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Serving the Theatre Community since 1998

Issue #144: January 15, 2005


  • It looks like it will be a busy spring with six musicals scheduled to open before the Tony Award cut-off date.  Among those planned to hit the boards are Little Women, Monty Python's Spamalot and Dirty Rotten Scoundrels.  The spring also brings some heavy hitting star power to the stage. look for Natasha Richardson in A Streetcar Named Desire and Kathleen Turner in Who's Afraid of Virginia Woolf?  Oscar winner Denzel Washington will play Brutus in Julius Caesar along with well-known Canadian actor Colm Feore in the role of Cassius. 

  • Just in case you were wondering whatever happened to Kathie Lee Gifford, formerly of the daytime program Live with Regis and Kathie Lee, wonder no more.  She was busily writing a new musical based on Natalie Savage Carlson's children's story The Family Under The Bridge.  Gifford's Under The Bridge opened off-Broadway on January 6 at the Zipper Theater where it will play for 12 weeks.

  • Oberon Theater Ensemble brings theatergoers another diverse season of plays with three works, which deftly blend humor and drama.  Performing in repertory January and February will be Shakespeare's Measure For Measure and Cindy Lou Johnson's The Years.  These shows will be followed by the world premiere of Mark Eisman's Feasting On Cardigans in April.  Each of these comedies raises questions regarding the bonds of family, the effects of forgiveness, and the meaning of courage and conviction. The three works will be performed at Shelter Theater 54.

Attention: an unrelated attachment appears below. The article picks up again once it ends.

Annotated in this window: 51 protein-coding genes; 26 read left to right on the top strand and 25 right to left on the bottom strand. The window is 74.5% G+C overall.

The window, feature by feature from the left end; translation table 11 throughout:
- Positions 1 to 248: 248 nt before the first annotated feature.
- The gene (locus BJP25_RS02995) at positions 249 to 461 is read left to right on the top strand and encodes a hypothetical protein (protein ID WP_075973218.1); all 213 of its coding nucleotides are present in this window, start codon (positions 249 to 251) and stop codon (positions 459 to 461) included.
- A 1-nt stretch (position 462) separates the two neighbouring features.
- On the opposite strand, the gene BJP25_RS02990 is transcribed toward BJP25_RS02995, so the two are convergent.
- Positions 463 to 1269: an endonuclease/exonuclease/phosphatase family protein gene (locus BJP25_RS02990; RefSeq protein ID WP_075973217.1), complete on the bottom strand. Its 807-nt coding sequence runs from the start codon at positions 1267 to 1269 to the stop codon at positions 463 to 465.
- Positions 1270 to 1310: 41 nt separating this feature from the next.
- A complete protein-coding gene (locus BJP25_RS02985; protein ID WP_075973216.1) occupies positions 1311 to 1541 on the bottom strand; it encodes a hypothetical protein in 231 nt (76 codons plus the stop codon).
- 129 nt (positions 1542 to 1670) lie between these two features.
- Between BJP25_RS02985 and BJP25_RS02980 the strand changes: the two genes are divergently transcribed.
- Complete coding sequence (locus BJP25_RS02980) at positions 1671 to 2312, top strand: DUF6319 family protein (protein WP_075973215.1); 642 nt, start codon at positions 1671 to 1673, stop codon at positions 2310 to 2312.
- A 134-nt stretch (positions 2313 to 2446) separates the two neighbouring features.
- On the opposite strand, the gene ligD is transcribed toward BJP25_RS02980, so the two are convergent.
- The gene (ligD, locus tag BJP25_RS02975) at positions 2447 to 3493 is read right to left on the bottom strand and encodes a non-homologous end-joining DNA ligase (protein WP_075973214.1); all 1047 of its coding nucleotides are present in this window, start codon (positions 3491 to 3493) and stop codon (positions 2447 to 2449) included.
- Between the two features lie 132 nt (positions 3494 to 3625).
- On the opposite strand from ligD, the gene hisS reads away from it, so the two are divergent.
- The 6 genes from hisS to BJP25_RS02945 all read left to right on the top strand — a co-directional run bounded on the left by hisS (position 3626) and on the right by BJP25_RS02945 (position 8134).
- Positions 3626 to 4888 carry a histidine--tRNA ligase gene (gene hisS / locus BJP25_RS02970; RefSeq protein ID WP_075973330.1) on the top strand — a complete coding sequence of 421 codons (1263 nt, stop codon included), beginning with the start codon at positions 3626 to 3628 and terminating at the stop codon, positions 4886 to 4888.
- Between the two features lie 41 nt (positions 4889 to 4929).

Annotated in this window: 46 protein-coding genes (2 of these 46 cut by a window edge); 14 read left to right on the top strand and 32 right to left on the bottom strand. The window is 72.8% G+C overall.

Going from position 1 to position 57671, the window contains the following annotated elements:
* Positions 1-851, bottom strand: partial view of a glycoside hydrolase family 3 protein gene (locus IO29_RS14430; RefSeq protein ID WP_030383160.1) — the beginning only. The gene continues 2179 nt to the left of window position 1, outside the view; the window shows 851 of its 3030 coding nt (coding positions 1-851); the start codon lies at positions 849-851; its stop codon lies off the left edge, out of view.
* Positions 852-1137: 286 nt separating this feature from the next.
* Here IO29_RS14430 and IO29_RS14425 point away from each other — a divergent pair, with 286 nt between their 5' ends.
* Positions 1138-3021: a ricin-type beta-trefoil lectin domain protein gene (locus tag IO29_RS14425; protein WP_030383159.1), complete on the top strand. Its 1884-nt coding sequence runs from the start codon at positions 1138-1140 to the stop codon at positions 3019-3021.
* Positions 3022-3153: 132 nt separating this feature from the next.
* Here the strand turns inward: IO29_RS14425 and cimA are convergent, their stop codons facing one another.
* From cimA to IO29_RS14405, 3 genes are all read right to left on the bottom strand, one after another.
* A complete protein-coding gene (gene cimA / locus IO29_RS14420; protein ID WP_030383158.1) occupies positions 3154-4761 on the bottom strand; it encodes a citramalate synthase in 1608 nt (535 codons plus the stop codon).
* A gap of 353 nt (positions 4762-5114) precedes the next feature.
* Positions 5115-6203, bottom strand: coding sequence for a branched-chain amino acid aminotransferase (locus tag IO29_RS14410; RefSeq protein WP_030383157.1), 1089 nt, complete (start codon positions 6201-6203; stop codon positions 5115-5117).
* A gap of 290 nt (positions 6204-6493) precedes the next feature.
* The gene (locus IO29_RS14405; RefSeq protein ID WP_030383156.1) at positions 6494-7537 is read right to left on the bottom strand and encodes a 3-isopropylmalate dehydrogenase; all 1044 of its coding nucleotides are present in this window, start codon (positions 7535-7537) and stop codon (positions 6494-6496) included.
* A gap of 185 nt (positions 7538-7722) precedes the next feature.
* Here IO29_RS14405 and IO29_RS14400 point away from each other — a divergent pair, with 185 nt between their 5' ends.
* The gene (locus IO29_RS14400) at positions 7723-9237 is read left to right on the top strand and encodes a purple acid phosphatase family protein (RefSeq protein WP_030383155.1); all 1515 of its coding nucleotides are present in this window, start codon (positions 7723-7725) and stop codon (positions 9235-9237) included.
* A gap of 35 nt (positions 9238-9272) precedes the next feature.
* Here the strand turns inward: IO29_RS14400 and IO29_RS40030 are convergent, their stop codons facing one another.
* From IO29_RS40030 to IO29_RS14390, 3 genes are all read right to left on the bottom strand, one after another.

London's West End

  • David Suchet, best known as the moustache-tending Belgian detective Hercule Poirot, is currently in the touring production of Terence Rattigan's play Man and Boy  which lands at the Duchess Theatre on February 7.

Curtain Call

  • A vivid memory during my five-year stint in New York is the day I jumped on the elevator to my office and beside me was actor Jerry Orbach.  The television program Law and Order was only a few years old at the time but I was hooked on it from the beginning and seeing Mr. Orbach was a real treat.  Although most people know him from his wisecracking alter ego Lenny Briscoe, Orbach had a stellar Broadway career that spanned over 30 years.  Fittingly the lights on Broadway were dimmed following his death on Tuesday, December 28.  He was the first to sing the show-stopping tune "Try to Remember" from the off-Broadway musical The Fantasticks.  He took over the lead role of Mack the Knife in the original off-Broadway production of The Threepenny Opera in 1958.  Legendary producer David Merrick cast him as the male lead in the hit musical Carnival. Merrick cast him again in 1980 in his biggest hit 42nd Street.  In 1965 he joined a revival of Guys And Dolls as Sky Masterson.  In 1969 Orbach won a Tony-Award for his role in the Neil Simon-Burt Bacharach-Hal David hit musical Promises, Promises. In 1975 he originated the role of Billy Flynn in the original production of Chicago along side Broadway legends Gwen Verdon and Chita Rivera.  In the movies he was introduced to another generation as the voice of the dancing candlestick Lumiere in the Disney classic Beauty and the Beast.  Other movies he appeared in were Prince of the City, Dirty Dancing and Woody Allen's Crimes And Misdemeanors.   He made many appearances on a number of television programs before landing the regular role on Law and Order in 1992, which he played for 12 years.  Just prior to his being diagnosed with prostrate cancer, Orbach was shooting another spin-off of the Law and Order franchise. Law and Order: Trial By Jury.  It will be a fitting tribute to his memory when they air this new series later this year and the three episodes he appears in. however, it was his role as a song and dance man that he said he was most proud of.

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